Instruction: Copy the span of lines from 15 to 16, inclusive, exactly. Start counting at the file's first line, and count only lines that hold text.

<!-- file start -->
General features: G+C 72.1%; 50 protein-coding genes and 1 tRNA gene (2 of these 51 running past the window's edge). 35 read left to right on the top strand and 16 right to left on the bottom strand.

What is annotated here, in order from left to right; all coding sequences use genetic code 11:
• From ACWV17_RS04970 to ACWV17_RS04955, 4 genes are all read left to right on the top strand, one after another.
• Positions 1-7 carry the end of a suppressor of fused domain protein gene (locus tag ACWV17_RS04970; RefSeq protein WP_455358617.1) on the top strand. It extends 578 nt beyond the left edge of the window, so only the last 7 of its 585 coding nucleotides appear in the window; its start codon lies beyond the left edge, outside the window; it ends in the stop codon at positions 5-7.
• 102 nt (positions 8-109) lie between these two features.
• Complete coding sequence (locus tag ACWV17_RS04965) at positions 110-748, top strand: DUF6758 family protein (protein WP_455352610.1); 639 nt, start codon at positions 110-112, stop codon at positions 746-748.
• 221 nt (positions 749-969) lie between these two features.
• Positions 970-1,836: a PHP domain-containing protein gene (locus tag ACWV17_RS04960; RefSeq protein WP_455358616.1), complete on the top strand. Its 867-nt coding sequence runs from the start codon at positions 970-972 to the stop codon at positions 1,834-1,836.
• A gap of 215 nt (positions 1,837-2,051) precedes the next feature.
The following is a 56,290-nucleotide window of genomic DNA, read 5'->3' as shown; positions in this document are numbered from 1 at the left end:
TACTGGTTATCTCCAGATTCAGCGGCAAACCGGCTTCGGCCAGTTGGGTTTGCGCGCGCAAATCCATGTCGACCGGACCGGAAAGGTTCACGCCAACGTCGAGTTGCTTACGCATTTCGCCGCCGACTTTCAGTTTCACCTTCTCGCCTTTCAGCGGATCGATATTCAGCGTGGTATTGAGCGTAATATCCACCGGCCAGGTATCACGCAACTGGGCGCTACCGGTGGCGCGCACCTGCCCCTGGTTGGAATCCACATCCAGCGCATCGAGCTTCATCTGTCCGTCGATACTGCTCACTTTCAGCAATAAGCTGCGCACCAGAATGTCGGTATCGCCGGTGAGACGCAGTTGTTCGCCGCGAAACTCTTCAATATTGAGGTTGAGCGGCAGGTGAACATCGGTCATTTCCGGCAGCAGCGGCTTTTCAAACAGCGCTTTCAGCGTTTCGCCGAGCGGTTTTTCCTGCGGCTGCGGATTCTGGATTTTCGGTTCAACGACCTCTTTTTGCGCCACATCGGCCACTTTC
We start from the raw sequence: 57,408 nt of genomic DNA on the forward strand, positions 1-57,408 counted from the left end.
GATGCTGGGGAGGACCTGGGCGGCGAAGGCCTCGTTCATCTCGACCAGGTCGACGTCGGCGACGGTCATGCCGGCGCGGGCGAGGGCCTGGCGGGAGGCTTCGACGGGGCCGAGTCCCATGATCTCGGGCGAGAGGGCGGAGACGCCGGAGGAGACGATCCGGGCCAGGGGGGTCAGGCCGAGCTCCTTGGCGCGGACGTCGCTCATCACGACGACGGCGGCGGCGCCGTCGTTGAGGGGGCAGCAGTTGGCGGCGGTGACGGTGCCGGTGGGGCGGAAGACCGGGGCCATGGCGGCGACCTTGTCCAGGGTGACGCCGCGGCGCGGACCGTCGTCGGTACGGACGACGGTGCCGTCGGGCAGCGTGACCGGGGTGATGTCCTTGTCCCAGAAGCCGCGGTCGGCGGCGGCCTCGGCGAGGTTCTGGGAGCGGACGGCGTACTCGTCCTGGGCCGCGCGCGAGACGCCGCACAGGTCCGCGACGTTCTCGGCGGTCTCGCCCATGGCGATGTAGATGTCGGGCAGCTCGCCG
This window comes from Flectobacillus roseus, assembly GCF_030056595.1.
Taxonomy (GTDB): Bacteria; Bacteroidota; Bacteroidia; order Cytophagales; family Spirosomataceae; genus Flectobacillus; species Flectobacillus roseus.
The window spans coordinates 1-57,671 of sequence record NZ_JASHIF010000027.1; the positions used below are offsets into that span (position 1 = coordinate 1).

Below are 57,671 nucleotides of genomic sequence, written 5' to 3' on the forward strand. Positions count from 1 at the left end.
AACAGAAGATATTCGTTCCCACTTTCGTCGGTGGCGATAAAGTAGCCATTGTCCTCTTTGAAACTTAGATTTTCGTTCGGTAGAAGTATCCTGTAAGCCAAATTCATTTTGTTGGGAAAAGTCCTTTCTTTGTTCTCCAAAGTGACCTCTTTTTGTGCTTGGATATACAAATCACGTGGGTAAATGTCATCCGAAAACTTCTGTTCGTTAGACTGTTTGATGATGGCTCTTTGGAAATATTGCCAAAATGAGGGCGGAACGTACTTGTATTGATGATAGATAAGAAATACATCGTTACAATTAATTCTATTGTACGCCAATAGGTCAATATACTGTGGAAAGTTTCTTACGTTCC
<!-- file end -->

Taxonomy (GTDB): Bacteria; Bacteroidota; Bacteroidia; order Cytophagales; family Spirosomataceae; genus Flectobacillus; species Flectobacillus roseus.
The window spans coordinates 1-57,671 of sequence record NZ_JASHIF010000027.1; the positions used below are offsets into that span (position 1 = coordinate 1).